One can surmise students were picking up on trends initiated by Robert Rauschenberg and subsequently Andy Warhol and Roy Lichtenstein who traced their inspiration for Pop art to Rauschenberg’s collages of appropriated media images, and his experiments in silkscreen printing. Did exposure to the art and theory of that time contribute to broadening your horizons and define in any way your future development as an artist? Can you be specific as to how?
JK: I was at Michaelis Art school in the sixties (1966-1968) and during this time had the opportunity to attend lectures at the school and slide show talks by Neville Dubow, a prominent critic and teacher at the school. He also gave public lectures at the Association of Arts in Cape Town in the 1970’s. These were usually based on what he saw on his trips to New York city. One of the key lessons I took away from these talks was Dubow’s suggestion that
instead of looking to New York for inspiration, we should explore the world around us and comment on the things we were familiar with. This stayed with me. In my third year Stanley Pinker was appointed to run the painting class as Carl Buchner now filled in for Maurice van Essche as principal. Stanley was a very good teacher who through his sketchbooks and collage swatches, amongst other things, introduced us to the fact that magazine images held interesting color combinations. After art school I tried to find my artist voice, trying various painting styles, Hard edge, Pop and Abstract. I did a series of space paintings as this was current at the time. There were so many directions and possibilities to follow.

Early in the 1970’s I became aware of a style called hyper realism or photorealism that was based not on looking at nature but on two dimensional images, namely photographs. At that time using photographs as reference material for painting was regarded as a ‘cop out’. I had always been interested in photography and had recorded shops and buildings in Worcester knowing they would soon disappear, and I wanted to have a record of them. Around 1972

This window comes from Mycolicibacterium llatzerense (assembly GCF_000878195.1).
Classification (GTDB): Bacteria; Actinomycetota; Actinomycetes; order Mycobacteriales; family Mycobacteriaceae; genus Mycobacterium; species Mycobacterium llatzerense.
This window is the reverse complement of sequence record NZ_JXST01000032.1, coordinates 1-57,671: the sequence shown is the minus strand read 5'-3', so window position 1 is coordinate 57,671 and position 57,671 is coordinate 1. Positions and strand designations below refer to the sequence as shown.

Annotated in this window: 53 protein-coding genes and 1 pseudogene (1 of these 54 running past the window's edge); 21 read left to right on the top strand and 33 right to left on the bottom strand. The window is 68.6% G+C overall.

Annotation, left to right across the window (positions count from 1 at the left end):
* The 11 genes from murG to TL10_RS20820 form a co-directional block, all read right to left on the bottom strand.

thinking about Dubow’s suggestion about exploring what one was familiar with, I became interested in what I called at the time “searching for the real South Africa”. One day using one of my photographs of a rather mundane and ordinary corner store I proceeded to do a photo realistic painting. I entered a small work in the New Signatures Exhibition at the Association of Arts, and it was selected as one of the prize winners. At that time most paintings were nonrepresentational, and I think it had some shock value.

Question 4
GD: For many years you oversaw the displays at the South African Natural History Museum and currently you are a member of the Vernacular Society. You are also a keen photographer and have in your archives a substantial collection of photographs taken over the years recording buildings that interest you. What draws you to focus on a particular building? How do you select what you choose to paint?
JK: As a former display artist at the South African Natural History Museum and current member of the Vernacular Society, I have always had a passion for capturing images of buildings through photography. My years at the museum, both as an exhibition designer and ethnographic field trip photographer, allowed me to travel to various parts of South Africa, exposing me to a diverse range of architectural styles. I was sent on study trips to Europe,
Canada and the United States in the late 1970’s to investigate the latest display techniques for the new extensions to the South African Museum that were being planned. This was a rewarding experience, and I took the opportunity to visit many of the world’s great art museums.

My role at the museum involved working closely with scientists, technicians, and taxidermists to plan new exhibitions, using a variety of skills such as screen-printing labels, designing showcases and lighting, and preparing graphics and artwork. I spent a rewarding 32 years at the museum working on many exhibitions including ‘the Travelling Bushman Exhibition, Wonders of Nature and the Whale Well.
While my training as a painter was not always necessary for my job, I continued to paint in my free time and participated in various group exhibitions over the years including the Cape Town Biennial in 1981 and the Cape Town Triennial in 1983.